November 2nd 2002

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Articles from this issue:

COVER STORY: Bali: after the dust settles ...

CANBERRA OBSERVED: Vultures circle Crean after Cunningham debacle

NEW ZEALAND: US links free trade to repeal of NZ nuclear ships ban

NEW ZEALAND: Kiwibank on target for 100,000 customers

STRAWS IN THE WIND: Global systems / The splitting of the West / After the earthquake

WESTERN AUSTRALIA: 'Unlawful' electoral changes: McGinty tries again

AGRICULTURE: Farmers' overwhelming support for alternate sugar package

LETTERS: Bush doctrine (letter)

LETTERS: Accepting responsibility (letter)

LETTERS: Drinking age (letter)

ECONOMICS: Getting to work on the world economy

COMMENT: Holding on to the centre

COMMENT: Monash shootings and the irresponsibility culture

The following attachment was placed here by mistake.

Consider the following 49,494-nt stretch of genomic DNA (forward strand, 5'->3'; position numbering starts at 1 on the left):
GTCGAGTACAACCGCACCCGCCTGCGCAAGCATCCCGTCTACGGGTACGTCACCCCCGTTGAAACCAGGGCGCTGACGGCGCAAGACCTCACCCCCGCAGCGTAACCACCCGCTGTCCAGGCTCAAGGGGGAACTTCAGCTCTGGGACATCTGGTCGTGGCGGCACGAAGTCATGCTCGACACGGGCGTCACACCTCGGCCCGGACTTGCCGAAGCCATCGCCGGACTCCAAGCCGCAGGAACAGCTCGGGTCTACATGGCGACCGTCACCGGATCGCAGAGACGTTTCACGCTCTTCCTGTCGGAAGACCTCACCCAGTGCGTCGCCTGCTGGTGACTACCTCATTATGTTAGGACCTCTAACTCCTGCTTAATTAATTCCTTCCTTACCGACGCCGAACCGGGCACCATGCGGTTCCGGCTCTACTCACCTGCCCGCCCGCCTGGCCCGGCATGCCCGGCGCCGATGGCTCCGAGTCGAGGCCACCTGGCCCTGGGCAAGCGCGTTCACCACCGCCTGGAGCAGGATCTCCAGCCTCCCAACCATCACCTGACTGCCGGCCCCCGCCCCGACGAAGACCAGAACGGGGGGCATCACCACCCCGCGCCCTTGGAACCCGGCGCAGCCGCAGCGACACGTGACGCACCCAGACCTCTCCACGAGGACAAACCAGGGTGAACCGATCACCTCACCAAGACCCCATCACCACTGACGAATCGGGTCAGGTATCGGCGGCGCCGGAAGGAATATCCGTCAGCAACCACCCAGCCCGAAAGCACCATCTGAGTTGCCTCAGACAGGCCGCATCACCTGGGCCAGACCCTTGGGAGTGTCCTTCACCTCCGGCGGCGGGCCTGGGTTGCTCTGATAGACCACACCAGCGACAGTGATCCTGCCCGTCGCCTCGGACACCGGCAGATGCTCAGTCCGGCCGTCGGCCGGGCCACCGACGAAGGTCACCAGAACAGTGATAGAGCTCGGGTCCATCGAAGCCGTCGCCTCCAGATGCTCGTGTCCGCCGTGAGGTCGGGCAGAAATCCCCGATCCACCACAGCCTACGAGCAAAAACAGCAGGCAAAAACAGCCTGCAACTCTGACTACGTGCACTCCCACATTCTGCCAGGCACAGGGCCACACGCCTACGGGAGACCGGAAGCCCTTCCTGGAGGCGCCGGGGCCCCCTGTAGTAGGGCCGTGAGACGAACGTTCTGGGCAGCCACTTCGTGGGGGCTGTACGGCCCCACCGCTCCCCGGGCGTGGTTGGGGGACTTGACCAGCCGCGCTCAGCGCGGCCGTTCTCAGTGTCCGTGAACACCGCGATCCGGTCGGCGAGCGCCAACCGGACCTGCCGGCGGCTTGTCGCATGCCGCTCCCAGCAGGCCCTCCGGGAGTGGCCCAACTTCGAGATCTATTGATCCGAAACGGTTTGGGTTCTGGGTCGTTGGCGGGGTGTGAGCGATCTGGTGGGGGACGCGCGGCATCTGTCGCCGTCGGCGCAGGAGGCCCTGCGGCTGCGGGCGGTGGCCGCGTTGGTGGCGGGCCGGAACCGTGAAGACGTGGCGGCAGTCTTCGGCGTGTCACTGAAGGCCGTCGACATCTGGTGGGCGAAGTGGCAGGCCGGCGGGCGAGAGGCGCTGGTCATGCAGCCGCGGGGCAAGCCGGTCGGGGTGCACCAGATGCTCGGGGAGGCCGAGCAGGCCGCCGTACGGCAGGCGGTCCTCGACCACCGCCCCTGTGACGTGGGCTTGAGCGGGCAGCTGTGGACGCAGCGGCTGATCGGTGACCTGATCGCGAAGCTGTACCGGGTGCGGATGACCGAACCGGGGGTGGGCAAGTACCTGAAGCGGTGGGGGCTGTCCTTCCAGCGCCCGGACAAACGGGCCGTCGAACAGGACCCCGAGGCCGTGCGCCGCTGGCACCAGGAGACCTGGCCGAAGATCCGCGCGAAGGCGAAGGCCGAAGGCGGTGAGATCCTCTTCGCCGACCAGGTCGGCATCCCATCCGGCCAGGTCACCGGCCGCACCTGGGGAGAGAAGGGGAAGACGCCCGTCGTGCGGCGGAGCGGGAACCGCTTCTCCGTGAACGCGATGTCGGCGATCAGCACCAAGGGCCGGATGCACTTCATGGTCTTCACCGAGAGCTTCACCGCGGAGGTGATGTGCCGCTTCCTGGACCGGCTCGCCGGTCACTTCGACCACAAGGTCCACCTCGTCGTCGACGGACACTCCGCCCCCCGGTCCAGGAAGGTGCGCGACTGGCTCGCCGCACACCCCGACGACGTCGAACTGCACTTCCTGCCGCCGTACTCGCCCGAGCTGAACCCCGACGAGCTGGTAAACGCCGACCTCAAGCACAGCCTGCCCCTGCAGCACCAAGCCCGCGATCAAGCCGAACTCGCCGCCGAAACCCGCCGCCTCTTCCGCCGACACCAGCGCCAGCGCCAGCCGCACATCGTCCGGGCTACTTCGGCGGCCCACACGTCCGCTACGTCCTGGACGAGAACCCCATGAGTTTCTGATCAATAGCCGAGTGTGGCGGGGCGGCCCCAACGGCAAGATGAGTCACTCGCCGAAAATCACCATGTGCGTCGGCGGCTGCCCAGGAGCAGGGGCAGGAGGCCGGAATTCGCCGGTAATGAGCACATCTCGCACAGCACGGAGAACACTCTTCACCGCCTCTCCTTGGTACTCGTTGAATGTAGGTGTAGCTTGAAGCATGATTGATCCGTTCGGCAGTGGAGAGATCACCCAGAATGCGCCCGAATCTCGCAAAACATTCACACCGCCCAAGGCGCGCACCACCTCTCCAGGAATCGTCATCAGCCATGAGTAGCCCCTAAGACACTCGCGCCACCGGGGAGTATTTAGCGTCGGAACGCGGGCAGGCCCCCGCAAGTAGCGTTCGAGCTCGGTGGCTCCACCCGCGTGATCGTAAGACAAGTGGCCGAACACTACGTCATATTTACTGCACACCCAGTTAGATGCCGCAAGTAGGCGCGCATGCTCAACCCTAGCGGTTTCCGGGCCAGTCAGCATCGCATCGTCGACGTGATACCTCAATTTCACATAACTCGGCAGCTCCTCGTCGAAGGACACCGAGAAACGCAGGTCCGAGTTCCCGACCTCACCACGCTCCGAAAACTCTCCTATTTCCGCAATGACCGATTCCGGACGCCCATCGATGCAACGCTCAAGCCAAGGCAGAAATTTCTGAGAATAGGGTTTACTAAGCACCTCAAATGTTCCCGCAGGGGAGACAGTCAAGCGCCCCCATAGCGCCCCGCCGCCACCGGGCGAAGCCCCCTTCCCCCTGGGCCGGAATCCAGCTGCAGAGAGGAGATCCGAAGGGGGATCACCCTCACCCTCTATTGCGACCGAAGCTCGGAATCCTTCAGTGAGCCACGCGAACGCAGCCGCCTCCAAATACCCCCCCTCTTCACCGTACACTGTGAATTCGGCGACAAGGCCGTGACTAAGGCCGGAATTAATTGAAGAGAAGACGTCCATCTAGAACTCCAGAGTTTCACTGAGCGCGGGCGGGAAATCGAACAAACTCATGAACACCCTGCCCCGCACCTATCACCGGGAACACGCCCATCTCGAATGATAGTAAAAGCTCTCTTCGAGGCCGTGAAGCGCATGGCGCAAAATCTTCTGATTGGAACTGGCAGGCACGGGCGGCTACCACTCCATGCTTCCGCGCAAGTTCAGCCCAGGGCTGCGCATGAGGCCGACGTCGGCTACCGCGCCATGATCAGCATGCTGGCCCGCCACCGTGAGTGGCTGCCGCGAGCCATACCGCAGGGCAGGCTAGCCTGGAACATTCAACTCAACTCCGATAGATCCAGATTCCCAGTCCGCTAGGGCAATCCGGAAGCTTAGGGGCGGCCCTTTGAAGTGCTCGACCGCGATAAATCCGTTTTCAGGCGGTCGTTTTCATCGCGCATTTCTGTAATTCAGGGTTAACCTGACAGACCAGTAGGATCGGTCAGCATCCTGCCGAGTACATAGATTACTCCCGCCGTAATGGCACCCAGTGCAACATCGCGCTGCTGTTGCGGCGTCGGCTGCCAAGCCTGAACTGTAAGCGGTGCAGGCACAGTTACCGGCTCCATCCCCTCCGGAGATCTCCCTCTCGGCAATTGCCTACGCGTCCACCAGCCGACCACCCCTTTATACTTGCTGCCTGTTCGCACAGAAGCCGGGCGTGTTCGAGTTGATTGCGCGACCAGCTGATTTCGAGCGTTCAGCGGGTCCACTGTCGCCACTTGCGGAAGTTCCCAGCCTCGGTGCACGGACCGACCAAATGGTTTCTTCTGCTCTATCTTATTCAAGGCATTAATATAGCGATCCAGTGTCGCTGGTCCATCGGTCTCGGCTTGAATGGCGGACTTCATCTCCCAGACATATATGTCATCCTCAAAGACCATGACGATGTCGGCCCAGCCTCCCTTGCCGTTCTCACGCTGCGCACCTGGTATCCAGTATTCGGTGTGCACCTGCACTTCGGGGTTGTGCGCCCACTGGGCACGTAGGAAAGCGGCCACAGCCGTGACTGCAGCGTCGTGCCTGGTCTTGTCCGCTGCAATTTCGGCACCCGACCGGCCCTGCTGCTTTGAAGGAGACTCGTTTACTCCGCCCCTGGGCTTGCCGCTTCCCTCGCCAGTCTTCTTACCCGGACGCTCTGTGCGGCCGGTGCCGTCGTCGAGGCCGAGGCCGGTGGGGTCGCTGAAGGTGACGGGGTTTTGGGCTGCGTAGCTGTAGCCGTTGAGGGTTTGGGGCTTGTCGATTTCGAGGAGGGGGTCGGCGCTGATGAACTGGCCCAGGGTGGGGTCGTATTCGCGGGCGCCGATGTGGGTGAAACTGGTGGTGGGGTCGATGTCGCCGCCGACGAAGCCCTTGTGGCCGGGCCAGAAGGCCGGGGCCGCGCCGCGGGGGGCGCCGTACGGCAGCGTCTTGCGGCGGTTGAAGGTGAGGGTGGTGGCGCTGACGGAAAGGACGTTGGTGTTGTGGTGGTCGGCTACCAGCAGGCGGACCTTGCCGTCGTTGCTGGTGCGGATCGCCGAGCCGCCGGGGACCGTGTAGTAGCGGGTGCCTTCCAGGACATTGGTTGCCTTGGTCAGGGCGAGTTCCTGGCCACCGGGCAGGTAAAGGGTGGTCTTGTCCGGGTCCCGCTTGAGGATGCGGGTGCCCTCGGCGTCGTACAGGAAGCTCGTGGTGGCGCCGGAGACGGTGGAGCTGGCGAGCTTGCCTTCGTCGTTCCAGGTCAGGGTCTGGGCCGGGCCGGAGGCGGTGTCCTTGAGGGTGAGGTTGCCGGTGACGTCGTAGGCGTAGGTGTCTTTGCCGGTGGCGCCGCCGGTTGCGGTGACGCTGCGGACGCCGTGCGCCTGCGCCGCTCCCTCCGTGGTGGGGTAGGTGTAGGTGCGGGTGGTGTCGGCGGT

COMMENT: Affirmative action illuminated

EUROPE: New members, new problems for European Union

ASIA: Behind Pakistan's Islamist revival

BOOKS: Marriage: Just a piece of paper?

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Holding on to the centre

by Tim Wallace

News Weekly, November 2, 2002
If the new politics referred to by Clive Hamilton in his counsel to the Democrats to quit the middle ground ("Democrats: piggy in an overcrowded middle", The Age, October 7) is to be anything more than a superficial marketing pitch for the votes of that increasing percentage of Australians who no longer identify with the major parties, it will have to encapsulate a more sophisticated sense of the political landscape than the idea of a linear left-right spectrum.

It is curious that even proponents of new politics persist in perpetuating archaic notions about how ideas fit together.

Our understanding of virtually everything has become more sophisticated, yet in political discourse we dogmatically pay distorted homage to seating arrangements at the birth of general representative democracy in France in 1789. The design of parliaments, particularly the oppositional architecture of the Westminster model, has been befuddling our thinking ever since.